The analysis of this edition shows clearly that there are no omissions of the textual material found in Education. In light of this adequacy to the ST we might infer that in Spain in the last quarter of the 19th century, translations of this typology of scientific text predominantly reproduced the whole ST inasmuch as the translation was aimed at updating academics with the latest pedagogical developments. In this context and as far as the additions are concerned, the translator harmonizes, on the one hand, the adherence to the ST via the exact reproduction of the original footnotes with, on the other hand, the subscription of the norms of the target culture with the addition of four extra translator’s notes.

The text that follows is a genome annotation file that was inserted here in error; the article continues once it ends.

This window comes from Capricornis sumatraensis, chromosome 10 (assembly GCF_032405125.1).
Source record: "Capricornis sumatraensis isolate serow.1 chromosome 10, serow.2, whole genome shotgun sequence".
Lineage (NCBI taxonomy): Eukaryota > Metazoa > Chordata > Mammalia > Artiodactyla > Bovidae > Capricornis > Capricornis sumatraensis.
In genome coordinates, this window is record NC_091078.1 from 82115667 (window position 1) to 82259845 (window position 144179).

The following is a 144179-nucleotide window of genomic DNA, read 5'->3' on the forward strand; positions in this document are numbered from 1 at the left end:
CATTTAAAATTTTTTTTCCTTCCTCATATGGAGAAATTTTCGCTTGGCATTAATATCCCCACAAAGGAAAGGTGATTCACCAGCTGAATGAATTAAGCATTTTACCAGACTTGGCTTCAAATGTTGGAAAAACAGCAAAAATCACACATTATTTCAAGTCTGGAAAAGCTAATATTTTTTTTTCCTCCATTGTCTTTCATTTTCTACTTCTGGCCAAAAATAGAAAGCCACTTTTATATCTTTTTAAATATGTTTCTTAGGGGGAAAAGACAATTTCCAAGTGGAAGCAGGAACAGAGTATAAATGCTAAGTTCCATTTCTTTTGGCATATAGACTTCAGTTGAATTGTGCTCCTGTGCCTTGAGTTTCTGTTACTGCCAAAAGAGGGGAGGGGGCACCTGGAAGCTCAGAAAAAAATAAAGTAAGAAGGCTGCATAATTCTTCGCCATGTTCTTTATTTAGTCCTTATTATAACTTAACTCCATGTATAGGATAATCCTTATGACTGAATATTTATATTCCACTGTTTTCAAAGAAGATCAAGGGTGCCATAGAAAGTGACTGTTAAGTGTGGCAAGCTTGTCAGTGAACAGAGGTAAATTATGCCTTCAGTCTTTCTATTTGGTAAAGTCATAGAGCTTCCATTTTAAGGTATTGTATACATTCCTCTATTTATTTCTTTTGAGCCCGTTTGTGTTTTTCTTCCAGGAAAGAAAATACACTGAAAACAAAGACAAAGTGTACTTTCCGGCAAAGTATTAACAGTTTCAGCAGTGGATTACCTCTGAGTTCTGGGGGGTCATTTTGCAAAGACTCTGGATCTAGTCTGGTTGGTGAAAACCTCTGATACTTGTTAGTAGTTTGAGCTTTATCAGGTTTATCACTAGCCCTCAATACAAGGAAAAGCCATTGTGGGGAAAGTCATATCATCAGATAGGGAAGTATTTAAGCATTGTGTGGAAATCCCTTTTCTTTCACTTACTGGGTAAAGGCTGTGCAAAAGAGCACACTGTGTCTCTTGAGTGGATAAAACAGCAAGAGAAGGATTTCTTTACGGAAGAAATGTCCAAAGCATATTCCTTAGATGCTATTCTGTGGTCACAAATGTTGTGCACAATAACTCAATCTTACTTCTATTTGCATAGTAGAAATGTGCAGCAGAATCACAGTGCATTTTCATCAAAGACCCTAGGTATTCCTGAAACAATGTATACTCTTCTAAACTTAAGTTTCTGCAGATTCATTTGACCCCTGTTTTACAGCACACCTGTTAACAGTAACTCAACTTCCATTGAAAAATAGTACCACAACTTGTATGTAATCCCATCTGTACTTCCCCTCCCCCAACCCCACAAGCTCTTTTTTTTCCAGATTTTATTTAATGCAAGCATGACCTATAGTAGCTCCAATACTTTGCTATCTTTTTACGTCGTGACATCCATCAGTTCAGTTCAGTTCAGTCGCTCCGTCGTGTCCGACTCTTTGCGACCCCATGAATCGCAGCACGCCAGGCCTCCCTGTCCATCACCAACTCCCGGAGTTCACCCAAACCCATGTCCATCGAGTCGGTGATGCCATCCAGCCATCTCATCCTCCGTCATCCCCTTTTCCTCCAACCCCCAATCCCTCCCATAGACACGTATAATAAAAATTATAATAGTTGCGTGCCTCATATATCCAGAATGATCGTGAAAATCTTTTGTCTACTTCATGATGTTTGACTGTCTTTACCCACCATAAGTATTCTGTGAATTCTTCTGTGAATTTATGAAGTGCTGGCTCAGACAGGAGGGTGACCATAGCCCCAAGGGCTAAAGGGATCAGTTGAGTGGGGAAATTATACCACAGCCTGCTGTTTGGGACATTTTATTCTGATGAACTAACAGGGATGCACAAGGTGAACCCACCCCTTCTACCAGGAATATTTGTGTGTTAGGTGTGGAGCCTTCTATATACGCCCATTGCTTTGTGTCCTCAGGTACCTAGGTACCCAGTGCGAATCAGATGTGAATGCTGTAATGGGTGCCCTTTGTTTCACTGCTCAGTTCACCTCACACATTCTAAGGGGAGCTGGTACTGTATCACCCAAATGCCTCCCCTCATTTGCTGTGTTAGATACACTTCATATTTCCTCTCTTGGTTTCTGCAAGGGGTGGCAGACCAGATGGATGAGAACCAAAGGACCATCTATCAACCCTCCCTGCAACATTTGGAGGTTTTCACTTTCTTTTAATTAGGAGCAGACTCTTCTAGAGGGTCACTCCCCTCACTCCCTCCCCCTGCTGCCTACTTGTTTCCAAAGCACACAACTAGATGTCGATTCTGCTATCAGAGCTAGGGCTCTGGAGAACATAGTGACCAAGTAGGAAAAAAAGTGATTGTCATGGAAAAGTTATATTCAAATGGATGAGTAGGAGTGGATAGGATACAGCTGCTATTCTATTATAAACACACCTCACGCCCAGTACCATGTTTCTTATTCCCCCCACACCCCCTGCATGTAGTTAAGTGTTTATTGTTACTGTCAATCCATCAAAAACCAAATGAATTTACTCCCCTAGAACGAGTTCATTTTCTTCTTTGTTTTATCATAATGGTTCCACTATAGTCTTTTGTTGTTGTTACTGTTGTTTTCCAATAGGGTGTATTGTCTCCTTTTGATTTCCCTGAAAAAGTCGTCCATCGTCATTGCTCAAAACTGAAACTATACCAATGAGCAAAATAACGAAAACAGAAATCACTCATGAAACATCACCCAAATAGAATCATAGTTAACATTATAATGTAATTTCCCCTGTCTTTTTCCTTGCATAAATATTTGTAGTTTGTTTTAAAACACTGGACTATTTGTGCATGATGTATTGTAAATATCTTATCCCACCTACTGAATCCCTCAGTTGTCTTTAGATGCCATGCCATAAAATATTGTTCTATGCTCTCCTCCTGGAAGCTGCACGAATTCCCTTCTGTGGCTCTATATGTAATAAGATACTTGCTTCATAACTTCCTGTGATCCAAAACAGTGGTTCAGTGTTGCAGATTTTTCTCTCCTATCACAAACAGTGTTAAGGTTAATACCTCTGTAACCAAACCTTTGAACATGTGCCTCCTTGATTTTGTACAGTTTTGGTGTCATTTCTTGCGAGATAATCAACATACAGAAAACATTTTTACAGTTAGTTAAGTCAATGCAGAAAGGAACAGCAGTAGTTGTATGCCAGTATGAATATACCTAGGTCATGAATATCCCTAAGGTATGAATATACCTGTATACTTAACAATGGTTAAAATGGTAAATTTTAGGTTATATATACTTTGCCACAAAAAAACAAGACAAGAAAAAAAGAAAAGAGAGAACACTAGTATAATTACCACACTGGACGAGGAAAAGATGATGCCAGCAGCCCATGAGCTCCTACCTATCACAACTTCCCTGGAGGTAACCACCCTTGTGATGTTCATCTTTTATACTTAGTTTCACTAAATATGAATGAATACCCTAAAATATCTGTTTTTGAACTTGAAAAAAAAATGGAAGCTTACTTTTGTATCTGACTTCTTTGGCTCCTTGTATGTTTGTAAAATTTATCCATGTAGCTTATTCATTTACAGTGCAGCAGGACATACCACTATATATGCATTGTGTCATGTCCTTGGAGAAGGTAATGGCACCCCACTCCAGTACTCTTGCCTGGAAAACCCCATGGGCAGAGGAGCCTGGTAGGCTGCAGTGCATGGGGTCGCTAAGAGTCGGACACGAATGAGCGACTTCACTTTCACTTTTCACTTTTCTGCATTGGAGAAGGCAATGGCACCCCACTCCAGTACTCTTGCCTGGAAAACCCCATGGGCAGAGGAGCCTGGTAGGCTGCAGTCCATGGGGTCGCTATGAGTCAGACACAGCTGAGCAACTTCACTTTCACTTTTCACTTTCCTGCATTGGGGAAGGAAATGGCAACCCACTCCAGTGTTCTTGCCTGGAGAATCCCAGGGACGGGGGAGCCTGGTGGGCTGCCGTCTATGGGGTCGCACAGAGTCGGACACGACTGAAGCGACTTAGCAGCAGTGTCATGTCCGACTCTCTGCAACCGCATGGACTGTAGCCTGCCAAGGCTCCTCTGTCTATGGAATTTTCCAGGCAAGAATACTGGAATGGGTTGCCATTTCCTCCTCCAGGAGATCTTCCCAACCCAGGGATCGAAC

In regard to operational norms, the analysis of a translation’s verbal formulation is carried out by considering the textual-linguistic norms inasmuch as these determine “the selection of material to formulate the target text in, or replace the original textual and linguistic material with” (Toury 1995, 59). Accordingly, the analysis of textual-linguistic norms demands the prior choice of those extracts from both the source and the target texts since, as Toury (1995, 88) argues, the selection of such materials “should be relevant to the operation which would then be performed on them” as such selections involve “an attempt to gradually reconstruct both translation decisions and the constraints under which they were made”. For this purpose and on the grounds of the mainly qualitative nature of this case study, we have focused upon a set of discrete units. The analysis of these units (Gallicisms and Latinisms; cultural references and literary allusions; and units of measurement, weight and mass) will cover the lexical-semantic, pragmatic and referential content of the selected items from Education and their “equivalences” in RFS’ translation so as to determine not only whether the observed regularities conform to the initial norm(s) but also to demonstrate the translation technique applied (Molina & Hurtado-Albir, 2002). To do so, we will use the Oxford English Dictionary (henceforth OED) to clarify the original meaning of the extracts under scrutiny from Education and the 1869 edition of the Diccionario de la lengua castellana por la Real Academia Española (Nuevo tesoro lexicográfico de la lengua española) (henceforth Ntlle), a historical lexicographic work compiling Spanish vocabulary from the 15th to the 20th century, to determine the precise lexical content of the translated segments.